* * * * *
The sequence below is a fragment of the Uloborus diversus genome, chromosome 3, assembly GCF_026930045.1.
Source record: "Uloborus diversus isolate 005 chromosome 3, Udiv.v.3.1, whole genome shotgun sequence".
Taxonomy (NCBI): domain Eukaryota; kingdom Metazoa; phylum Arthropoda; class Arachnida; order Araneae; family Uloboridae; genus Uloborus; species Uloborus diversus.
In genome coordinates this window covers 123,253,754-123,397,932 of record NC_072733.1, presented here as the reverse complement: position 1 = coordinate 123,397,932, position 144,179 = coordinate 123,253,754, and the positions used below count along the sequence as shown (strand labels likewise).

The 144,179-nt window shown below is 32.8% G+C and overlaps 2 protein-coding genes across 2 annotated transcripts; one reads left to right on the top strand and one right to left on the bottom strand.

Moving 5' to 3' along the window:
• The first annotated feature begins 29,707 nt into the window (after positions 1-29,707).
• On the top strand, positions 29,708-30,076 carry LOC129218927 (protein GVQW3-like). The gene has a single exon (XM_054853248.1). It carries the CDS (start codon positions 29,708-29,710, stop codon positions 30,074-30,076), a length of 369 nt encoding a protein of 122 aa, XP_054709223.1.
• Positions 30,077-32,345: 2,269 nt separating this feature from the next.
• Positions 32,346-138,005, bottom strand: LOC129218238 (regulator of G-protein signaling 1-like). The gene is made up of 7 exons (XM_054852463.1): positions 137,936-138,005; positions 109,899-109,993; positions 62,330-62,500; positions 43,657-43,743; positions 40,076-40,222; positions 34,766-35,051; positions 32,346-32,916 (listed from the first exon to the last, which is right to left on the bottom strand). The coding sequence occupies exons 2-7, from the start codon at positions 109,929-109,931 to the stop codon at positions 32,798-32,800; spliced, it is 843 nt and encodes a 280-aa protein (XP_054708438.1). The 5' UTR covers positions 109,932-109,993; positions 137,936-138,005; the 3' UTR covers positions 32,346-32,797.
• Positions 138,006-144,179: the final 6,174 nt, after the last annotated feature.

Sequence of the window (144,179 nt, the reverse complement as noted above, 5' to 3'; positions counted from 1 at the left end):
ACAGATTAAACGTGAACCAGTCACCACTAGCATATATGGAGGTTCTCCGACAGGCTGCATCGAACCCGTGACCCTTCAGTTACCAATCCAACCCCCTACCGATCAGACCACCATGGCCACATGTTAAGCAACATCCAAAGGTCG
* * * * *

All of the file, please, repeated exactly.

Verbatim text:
The sequence below is a fragment of the Uloborus diversus genome, chromosome 3, assembly GCF_026930045.1.
Source record: "Uloborus diversus isolate 005 chromosome 3, Udiv.v.3.1, whole genome shotgun sequence".
Taxonomy (NCBI): domain Eukaryota; kingdom Metazoa; phylum Arthropoda; class Arachnida; order Araneae; family Uloboridae; genus Uloborus; species Uloborus diversus.
In genome coordinates this window covers 123,253,754-123,397,932 of record NC_072733.1, presented here as the reverse complement: position 1 = coordinate 123,397,932, position 144,179 = coordinate 123,253,754, and the positions used below count along the sequence as shown (strand labels likewise).

The 144,179-nt window shown below is 32.8% G+C and overlaps 2 protein-coding genes across 2 annotated transcripts; one reads left to right on the top strand and one right to left on the bottom strand.

Moving 5' to 3' along the window:
• The first annotated feature begins 29,707 nt into the window (after positions 1-29,707).
• On the top strand, positions 29,708-30,076 carry LOC129218927 (protein GVQW3-like). The gene has a single exon (XM_054853248.1). It carries the CDS (start codon positions 29,708-29,710, stop codon positions 30,074-30,076), a length of 369 nt encoding a protein of 122 aa, XP_054709223.1.
• Positions 30,077-32,345: 2,269 nt separating this feature from the next.
• Positions 32,346-138,005, bottom strand: LOC129218238 (regulator of G-protein signaling 1-like). The gene is made up of 7 exons (XM_054852463.1): positions 137,936-138,005; positions 109,899-109,993; positions 62,330-62,500; positions 43,657-43,743; positions 40,076-40,222; positions 34,766-35,051; positions 32,346-32,916 (listed from the first exon to the last, which is right to left on the bottom strand). The coding sequence occupies exons 2-7, from the start codon at positions 109,929-109,931 to the stop codon at positions 32,798-32,800; spliced, it is 843 nt and encodes a 280-aa protein (XP_054708438.1). The 5' UTR covers positions 109,932-109,993; positions 137,936-138,005; the 3' UTR covers positions 32,346-32,797.
• Positions 138,006-144,179: the final 6,174 nt, after the last annotated feature.

Sequence of the window (144,179 nt, the reverse complement as noted above, 5' to 3'; positions counted from 1 at the left end):
ACAGATTAAACGTGAACCAGTCACCACTAGCATATATGGAGGTTCTCCGACAGGCTGCATCGAACCCGTGACCCTTCAGTTACCAATCCAACCCCCTACCGATCAGACCACCATGGCCACATGTTAAGCAACATCCAAAGGTCG